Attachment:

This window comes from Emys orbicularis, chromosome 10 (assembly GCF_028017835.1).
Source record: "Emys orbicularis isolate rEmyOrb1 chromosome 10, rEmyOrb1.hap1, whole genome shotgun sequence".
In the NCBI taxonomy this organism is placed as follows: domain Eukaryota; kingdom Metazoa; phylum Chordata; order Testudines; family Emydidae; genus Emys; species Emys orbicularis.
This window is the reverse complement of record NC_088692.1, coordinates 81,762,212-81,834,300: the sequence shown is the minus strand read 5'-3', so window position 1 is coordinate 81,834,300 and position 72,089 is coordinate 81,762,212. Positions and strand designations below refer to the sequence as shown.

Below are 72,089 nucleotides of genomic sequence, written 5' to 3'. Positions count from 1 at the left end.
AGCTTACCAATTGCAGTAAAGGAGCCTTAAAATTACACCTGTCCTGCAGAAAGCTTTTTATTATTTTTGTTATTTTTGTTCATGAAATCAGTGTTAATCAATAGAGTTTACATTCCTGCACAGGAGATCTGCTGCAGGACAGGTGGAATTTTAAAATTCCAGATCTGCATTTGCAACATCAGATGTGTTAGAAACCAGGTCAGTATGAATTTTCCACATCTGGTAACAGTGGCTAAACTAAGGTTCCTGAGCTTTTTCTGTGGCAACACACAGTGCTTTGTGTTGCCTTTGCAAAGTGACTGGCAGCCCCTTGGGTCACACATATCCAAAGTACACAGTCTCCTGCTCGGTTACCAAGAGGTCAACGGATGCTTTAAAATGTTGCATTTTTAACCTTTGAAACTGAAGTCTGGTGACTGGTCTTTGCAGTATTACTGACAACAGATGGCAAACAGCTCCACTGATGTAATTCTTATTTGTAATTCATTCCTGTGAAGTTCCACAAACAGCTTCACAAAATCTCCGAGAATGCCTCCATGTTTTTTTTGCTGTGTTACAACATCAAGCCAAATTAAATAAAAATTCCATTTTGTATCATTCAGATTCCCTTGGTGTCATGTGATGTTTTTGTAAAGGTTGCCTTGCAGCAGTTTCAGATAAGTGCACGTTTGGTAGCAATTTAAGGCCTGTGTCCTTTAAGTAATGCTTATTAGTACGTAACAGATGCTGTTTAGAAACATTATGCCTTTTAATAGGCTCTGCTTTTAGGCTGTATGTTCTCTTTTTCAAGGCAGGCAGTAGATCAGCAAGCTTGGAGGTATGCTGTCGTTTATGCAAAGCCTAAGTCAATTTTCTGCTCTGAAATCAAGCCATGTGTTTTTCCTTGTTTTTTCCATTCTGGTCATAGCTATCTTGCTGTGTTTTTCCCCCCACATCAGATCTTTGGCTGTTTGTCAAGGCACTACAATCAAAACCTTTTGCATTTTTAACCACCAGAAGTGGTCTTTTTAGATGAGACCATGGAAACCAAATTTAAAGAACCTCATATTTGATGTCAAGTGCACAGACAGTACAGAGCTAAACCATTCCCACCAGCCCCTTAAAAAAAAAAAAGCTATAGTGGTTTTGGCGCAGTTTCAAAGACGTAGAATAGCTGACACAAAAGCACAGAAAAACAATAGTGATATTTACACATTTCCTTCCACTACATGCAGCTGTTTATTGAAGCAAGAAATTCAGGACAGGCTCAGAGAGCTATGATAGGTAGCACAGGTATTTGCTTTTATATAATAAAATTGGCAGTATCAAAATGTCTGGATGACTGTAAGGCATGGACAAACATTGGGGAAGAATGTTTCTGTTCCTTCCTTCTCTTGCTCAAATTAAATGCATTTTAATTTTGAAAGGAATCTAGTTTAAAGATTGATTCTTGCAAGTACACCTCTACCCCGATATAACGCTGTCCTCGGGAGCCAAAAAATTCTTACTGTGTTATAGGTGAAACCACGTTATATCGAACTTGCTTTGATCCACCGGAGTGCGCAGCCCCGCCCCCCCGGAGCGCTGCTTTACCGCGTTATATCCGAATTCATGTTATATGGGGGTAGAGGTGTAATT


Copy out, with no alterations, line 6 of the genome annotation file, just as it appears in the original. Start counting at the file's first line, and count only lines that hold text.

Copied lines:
AGCTTACCAATTGCAGTAAAGGAGCCTTAAAATTACACCTGTCCTGCAGAAAGCTTTTTATTATTTTTGTTATTTTTGTTCATGAAATCAGTGTTAATCAATAGAGTTTACATTCCTGCACAGGAGATCTGCTGCAGGACAGGTGGAATTTTAAAATTCCAGATCTGCATTTGCAACATCAGATGTGTTAGAAACCAGGTCAGTATGAATTTTCCACATCTGGTAACAGTGGCTAAACTAAGGTTCCTGAGCTTTTTCTGTGGCAACACACAGTGCTTTGTGTTGCCTTTGCAAAGTGACTGGCAGCCCCTTGGGTCACACATATCCAAAGTACACAGTCTCCTGCTCGGTTACCAAGAGGTCAACGGATGCTTTAAAATGTTGCATTTTTAACCTTTGAAACTGAAGTCTGGTGACTGGTCTTTGCAGTATTACTGACAACAGATGGCAAACAGCTCCACTGATGTAATTCTTATTTGTAATTCATTCCTGTGAAGTTCCACAAACAGCTTCACAAAATCTCCGAGAATGCCTCCATGTTTTTTTTGCTGTGTTACAACATCAAGCCAAATTAAATAAAAATTCCATTTTGTATCATTCAGATTCCCTTGGTGTCATGTGATGTTTTTGTAAAGGTTGCCTTGCAGCAGTTTCAGATAAGTGCACGTTTGGTAGCAATTTAAGGCCTGTGTCCTTTAAGTAATGCTTATTAGTACGTAACAGATGCTGTTTAGAAACATTATGCCTTTTAATAGGCTCTGCTTTTAGGCTGTATGTTCTCTTTTTCAAGGCAGGCAGTAGATCAGCAAGCTTGGAGGTATGCTGTCGTTTATGCAAAGCCTAAGTCAATTTTCTGCTCTGAAATCAAGCCATGTGTTTTTCCTTGTTTTTTCCATTCTGGTCATAGCTATCTTGCTGTGTTTTTCCCCCCACATCAGATCTTTGGCTGTTTGTCAAGGCACTACAATCAAAACCTTTTGCATTTTTAACCACCAGAAGTGGTCTTTTTAGATGAGACCATGGAAACCAAATTTAAAGAACCTCATATTTGATGTCAAGTGCACAGACAGTACAGAGCTAAACCATTCCCACCAGCCCCTTAAAAAAAAAAAAGCTATAGTGGTTTTGGCGCAGTTTCAAAGACGTAGAATAGCTGACACAAAAGCACAGAAAAACAATAGTGATATTTACACATTTCCTTCCACTACATGCAGCTGTTTATTGAAGCAAGAAATTCAGGACAGGCTCAGAGAGCTATGATAGGTAGCACAGGTATTTGCTTTTATATAATAAAATTGGCAGTATCAAAATGTCTGGATGACTGTAAGGCATGGACAAACATTGGGGAAGAATGTTTCTGTTCCTTCCTTCTCTTGCTCAAATTAAATGCATTTTAATTTTGAAAGGAATCTAGTTTAAAGATTGATTCTTGCAAGTACACCTCTACCCCGATATAACGCTGTCCTCGGGAGCCAAAAAATTCTTACTGTGTTATAGGTGAAACCACGTTATATCGAACTTGCTTTGATCCACCGGAGTGCGCAGCCCCGCCCCCCCGGAGCGCTGCTTTACCGCGTTATATCCGAATTCATGTTATATGGGGGTAGAGGTGTAATT